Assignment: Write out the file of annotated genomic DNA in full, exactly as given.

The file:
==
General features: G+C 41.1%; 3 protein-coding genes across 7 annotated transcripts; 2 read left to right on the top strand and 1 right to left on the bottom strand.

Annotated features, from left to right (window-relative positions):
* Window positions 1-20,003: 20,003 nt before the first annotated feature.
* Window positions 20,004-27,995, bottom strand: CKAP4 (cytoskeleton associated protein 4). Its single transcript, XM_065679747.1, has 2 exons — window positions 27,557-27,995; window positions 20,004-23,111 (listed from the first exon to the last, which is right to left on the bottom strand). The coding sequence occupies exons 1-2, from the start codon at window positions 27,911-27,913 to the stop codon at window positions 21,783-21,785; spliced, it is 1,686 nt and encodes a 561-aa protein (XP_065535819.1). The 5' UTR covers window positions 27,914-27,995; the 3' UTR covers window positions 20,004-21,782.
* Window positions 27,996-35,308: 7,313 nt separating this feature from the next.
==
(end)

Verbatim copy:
General features: G+C 41.1%; 3 protein-coding genes across 7 annotated transcripts; 2 read left to right on the top strand and 1 right to left on the bottom strand.

Annotated features, from left to right (window-relative positions):
* Window positions 1-20,003: 20,003 nt before the first annotated feature.
* Window positions 20,004-27,995, bottom strand: CKAP4 (cytoskeleton associated protein 4). Its single transcript, XM_065679747.1, has 2 exons — window positions 27,557-27,995; window positions 20,004-23,111 (listed from the first exon to the last, which is right to left on the bottom strand). The coding sequence occupies exons 1-2, from the start codon at window positions 27,911-27,913 to the stop codon at window positions 21,783-21,785; spliced, it is 1,686 nt and encodes a 561-aa protein (XP_065535819.1). The 5' UTR covers window positions 27,914-27,995; the 3' UTR covers window positions 20,004-21,782.
* Window positions 27,996-35,308: 7,313 nt separating this feature from the next.